• Arr Scott | September 7, 2012 at 9:13 am |

      Asking, telling, same diff. There’s a presumption of authority at work here, and a presumption of obedience. And that’s what rubs me the wrong way about this phenomenon. If it were more modest, such as simply releasing a schedule of what color the team will be wearing at what game – though that itself is kind of ridiculous, since the whole point of a “uniform” is that it’s, you know, uniform from game to game – or if it were more like once a season for a particularly big game that the school said, “Everyone wear Fighting Butterfly Fuchsia!” it wouldn’t bother me at all.

      Also on the question of authority and command, fan culture just doesn’t work when it’s top down, Big Brother central planning telling everyone what to do. (This is why I also don’t like “Sweet Caroline” anywhere other than Fenway Park.) If the fans of the North Kentucky Fighting Butterflies develop a tradition of wearing chartreuse to the games, and then fuchsia on Homecoming and the big rivalry game against the NoKenTech Porkbellies, great! And the truth is, there are non-authoritarian ways for a school or a team to encourage the development of authentic fan culture like this. The current raft of dress codes is the lazy, stupid way to attempt it.

      • traxel | September 7, 2012 at 9:46 am |

        “Asking, telling, same diff. There’s a presumption of authority at work here, and a presumption of obedience.”

        Absolutely not. There are no ramifications for not participating. They won’t be escorting anyone from the stadium unless inappropriate behavior is observed. A sneer here and there doesn’t qualify. If a certain section requires a certain dress code then notification is generally given upon ticket purchase. If not, then yes, that is wrong. But any presumption of authority or obedience is one’s on problem as this has never been implied in any instance I’ve ever seen. Just fans being asked to help create a more vibrant atmosphere. One that could help energize the home team to victory. It’s a college football game – at least that’s what I’m referring to. Audience participation is part of the social surroundings. Chants, songs, dress, all a part of it. It’s not a movie theater (except of course when the Rocky Horror Picture Show is playing).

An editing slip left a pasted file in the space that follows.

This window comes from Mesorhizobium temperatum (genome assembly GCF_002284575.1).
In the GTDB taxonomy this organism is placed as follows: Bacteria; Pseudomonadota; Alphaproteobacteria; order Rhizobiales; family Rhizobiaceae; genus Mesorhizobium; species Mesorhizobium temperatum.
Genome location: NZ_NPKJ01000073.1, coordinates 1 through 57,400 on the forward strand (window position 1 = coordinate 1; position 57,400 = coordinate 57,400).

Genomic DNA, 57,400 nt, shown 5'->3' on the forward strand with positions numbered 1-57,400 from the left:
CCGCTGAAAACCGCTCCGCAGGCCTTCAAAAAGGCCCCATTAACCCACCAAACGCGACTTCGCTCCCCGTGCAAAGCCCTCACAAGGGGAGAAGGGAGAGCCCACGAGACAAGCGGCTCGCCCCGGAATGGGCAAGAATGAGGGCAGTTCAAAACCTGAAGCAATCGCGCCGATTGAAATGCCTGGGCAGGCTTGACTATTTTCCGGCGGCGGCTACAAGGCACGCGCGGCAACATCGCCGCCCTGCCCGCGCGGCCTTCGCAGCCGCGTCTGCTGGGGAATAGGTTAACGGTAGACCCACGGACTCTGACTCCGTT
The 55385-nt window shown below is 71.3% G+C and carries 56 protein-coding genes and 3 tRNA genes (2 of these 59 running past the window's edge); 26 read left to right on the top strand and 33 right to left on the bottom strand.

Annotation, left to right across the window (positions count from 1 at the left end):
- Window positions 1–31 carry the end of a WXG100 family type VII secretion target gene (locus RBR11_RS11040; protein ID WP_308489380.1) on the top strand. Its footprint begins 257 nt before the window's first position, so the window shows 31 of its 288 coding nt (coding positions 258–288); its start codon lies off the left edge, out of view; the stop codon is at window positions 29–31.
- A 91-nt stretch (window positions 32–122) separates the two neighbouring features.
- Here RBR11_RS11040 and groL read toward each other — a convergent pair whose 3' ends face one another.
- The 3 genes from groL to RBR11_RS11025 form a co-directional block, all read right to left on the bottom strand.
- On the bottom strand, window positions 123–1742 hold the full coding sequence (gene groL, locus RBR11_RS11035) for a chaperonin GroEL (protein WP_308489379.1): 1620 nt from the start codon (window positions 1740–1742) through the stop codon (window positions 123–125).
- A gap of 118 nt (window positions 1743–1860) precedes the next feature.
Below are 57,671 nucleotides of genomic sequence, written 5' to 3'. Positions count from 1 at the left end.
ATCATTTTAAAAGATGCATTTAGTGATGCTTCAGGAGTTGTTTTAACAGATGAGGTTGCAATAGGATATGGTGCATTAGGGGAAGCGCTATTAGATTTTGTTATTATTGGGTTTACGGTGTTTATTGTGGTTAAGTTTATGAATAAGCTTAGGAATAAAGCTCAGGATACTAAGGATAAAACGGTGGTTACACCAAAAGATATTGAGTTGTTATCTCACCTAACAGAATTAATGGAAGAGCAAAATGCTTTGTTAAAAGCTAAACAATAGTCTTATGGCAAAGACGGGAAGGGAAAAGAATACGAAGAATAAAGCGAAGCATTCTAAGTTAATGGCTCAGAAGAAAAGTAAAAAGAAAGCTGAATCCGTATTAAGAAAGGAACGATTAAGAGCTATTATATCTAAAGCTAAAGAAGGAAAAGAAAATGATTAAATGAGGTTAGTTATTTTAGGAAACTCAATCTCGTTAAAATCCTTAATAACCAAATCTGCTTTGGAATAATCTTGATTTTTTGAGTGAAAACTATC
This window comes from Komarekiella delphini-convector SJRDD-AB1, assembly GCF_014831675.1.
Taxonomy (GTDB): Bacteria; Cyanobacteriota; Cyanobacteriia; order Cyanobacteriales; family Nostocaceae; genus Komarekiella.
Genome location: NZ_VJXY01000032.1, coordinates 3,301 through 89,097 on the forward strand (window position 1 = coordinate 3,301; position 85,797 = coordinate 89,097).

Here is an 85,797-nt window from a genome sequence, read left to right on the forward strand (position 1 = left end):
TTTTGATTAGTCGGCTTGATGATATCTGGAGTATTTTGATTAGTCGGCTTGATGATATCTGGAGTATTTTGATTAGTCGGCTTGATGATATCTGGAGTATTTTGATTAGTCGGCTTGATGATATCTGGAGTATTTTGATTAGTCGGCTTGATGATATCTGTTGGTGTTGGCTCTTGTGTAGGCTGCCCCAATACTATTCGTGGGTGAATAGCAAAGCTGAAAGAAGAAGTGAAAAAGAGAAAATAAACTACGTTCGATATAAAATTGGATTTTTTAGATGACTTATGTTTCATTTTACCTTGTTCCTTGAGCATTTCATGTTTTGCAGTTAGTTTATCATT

• Arr Scott | September 7, 2012 at 10:20 am |

          As a matter of plain English grammar, “Wear fuchsia” is a command. That’s what the imperative mood means; authority and obedience are inherent. Show us the University press release that reads instead, “Would students please consider possibly wearing fuchsia on this coming Sunday, and perhaps chartreuse on the Sunday following?” and you can argue ask vs tell.

          “More vibrant atmosphere” is exactly the opposite of “everyone wear exactly the same thing.” I get what you’re saying about atmosphere, and I agree. But I’ve attended both kinds of events, and I can say from experience that 50,000 people all cheering passionately in their own varied ways is a heck of a lot more “vibrant” than 50,000 people all trying to look and act just like everyone else and waiting to be told what to do next. Vibrant fan experiences start with the fans and build up. They don’t start with a press release by a central authority and trickle down. Where “let’s all wear taupe on homecoming” is a fan-driven tradition, it’s awesome. Where instead it comes as, “Attention, minions: Wear taupe next Sunday,” it’s anti-fun.

          By the way, spectator participation did not begin the day of the first whiteout. Little known fact: Fans all wearing different shirts are perfectly capable of chanting, singing, even dressing in passionate and vibrant ways. Heck, the most vibrant games I’ve attended have featured people wearing no shirts at all!

        • Paul Lukas | September 7, 2012 at 10:30 am |

          Splitting rhetorical hairs notwithstanding, the point is that the whole thing is coercive. It may not literally be a requirement, but it creates an atmosphere of coercion that implies social (if not legal) ramifications for non-compliance.

          It’s like having school kids recite the Pledge of Allegiance and then saying, “If you don’t want to recite it, you’re free to stand outside the classroom while the rest of us do it.” That usually works out really well.

        • Jim Vilk | September 7, 2012 at 11:42 am |

          It may not literally be a requirement, but it creates an atmosphere of coercion that implies social (if not legal) ramifications for non-compliance.